Sababil Al-Haj Hussain lives in the Sudanese locality of Al Rahad, which sits in the middle of a semi-arid ribbon of land known as the Sahel.
Life there has long been challenging. The area is prone to both droughts, which are being made more severe by climate change, and conflicts between farmers and animal herders over the shrinking availability of fertile land. The situation has led many men to migrate away from Al Rahad in search of new job opportunities, leaving women behind to care for their families. In the absence of men, many women have taken on new economic responsibilities to make up for lost income, but remain largely excluded from the decision-making bodies that manage natural resources and local disputes.
“Women here in villages are faced with various problems, and they need to learn how to resolve small disputes that arise,” said Al-Haj Hussain. “They must be able to defend their rights, their children’s rights, and [learn] how to raise their children to avoid conflicts in the future.”
Al Rahad is one of many communities where the combined effects of climate change, conflict, gender inequality, and now the COVID-19 pandemic are posing grave threats to the security of residents, especially women and girls.
A new report from the United Nations Environment Programme, United Nations Women, the United Nations Development Programme, and United Nations Political and Peacebuilding Affairs is taking a closer look at some of those communities.
The study, Gender, Climate, and Security: Sustaining Inclusive Peace on the Front Lines of Climate Change, finds that gender norms and power structures shape the way women and men are impacted by—and respond to—risks caused by climate change and insecurity. Pre-existing inequalities, gender-related expectations, and unequal access to resources can leave some groups of women and men disproportionately vulnerable, the report says.
It’s imperative for women to have a central voice in the policies and programmes designed to address challenges emerging from climate change and insecurity, the report finds. Gender equality and peace-building initiatives should also consider challenges—and possible opportunities—related to climate change.
The report features 11 case studies of communities where insecurity, climate change, and gender issues are coming together. In Chad, for example, violence against women, which often denies them equal access to and control over resources, is prevalent in many communities. Along with being unjust, it reduces the productivity of households, undermining their ability to adjust to economic and climate-related shocks. Another example in Nigeria demonstrates that joblessness—exacerbated by climate change—is contributing to the decisions of young men to join armed groups, like Boko Haram. Meanwhile, water shortages in informal settlements across Pakistan expose women and girls, who are responsible for water collection, to new risks of domestic violence and sexual exploitation.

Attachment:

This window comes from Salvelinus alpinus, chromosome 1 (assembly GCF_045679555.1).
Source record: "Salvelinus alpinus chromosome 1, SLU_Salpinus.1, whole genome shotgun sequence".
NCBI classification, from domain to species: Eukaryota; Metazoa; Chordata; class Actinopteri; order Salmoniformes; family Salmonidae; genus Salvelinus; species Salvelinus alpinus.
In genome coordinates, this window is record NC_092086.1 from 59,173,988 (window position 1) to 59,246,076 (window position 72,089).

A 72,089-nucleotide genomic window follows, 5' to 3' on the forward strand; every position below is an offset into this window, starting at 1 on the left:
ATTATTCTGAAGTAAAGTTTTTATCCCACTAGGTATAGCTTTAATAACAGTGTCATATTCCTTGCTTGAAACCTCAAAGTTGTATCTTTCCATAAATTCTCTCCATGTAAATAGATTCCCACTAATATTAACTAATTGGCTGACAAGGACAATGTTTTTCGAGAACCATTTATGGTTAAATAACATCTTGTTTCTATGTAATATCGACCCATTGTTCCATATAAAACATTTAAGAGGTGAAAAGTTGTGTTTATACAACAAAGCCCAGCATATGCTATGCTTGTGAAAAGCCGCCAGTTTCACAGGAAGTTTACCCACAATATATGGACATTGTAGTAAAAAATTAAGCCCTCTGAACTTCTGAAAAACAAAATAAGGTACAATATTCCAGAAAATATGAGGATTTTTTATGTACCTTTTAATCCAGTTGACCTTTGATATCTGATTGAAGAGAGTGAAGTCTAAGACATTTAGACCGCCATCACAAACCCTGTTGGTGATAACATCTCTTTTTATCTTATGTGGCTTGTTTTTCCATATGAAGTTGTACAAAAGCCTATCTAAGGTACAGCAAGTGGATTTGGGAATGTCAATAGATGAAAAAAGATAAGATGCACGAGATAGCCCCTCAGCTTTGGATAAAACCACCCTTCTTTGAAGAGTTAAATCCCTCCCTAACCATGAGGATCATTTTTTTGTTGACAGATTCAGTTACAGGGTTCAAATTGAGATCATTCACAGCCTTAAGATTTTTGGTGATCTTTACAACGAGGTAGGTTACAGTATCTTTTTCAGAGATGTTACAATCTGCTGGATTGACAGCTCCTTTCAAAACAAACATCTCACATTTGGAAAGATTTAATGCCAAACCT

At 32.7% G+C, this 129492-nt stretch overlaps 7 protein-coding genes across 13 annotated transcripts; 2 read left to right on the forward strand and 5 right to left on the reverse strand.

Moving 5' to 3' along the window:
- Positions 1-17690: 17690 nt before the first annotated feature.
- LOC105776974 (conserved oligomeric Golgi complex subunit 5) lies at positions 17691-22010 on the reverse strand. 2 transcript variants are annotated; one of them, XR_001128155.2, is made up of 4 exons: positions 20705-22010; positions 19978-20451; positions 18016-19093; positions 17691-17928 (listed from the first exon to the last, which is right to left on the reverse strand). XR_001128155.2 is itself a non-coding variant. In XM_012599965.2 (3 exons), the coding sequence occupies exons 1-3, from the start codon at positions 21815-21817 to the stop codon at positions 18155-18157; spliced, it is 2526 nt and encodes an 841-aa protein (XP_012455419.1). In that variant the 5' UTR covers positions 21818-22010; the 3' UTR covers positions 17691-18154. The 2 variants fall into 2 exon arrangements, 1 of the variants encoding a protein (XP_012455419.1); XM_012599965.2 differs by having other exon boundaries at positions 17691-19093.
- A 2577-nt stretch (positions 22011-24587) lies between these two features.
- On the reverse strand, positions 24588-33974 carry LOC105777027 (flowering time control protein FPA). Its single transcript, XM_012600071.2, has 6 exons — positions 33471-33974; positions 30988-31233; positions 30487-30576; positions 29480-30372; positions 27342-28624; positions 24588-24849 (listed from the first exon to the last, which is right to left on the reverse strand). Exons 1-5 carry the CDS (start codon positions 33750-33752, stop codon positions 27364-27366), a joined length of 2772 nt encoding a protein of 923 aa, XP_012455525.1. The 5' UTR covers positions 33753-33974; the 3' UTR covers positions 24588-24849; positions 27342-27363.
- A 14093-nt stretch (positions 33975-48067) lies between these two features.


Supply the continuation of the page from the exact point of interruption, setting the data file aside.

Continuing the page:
The COVID-19 pandemic is now threatening to make many of those problems worse. Across the world, the pandemic has been marked by a spike in gender-based violence. But resources and funding dedicated to supporting women’s initiatives—like critical reproductive health programmes— is being redirected to support the COVID-19 response. Lessons from the Ebola outbreak show that cutting such programmes can have dire consequences for women.
To help communities build back better, the report recommends scaling up programmes that integrate gender equality, climate action, and peace-building goals.
The United Nations (UN) is already working to help tackle gender inequality and foster peace in many climate change-affected communities. In Al Rahad, the Joint Programme for Women, Natural Resources, Climate, and Peace, a partnership of four different UN bodies, including the United Nations Environment Programme, has completed a pilot project to provide women with climate-resilient jobs and help them participate more fully in community decision making and conflict-resolution bodies.
Since the project began, 87 percent of women involved have seen their incomes rise. The perception among community members of women as leaders in key decision-making processes nearly doubled and the participation of women in local conflict-resolution bodies increased by 20 percent.
Vegetable farmer Arafa Al-Mardi is one of those who have benefited from the programme. In addition to providing seeds and training to improve her garden’s productivity, the project also strengthened Al-Mardi’s connections to local markets.
“I have benefited so much from [increased] revenues,” says Al-Mardi. “You can never imagine the extent of my happiness. I have earned this myself, therefore it is a very special feeling of joy.”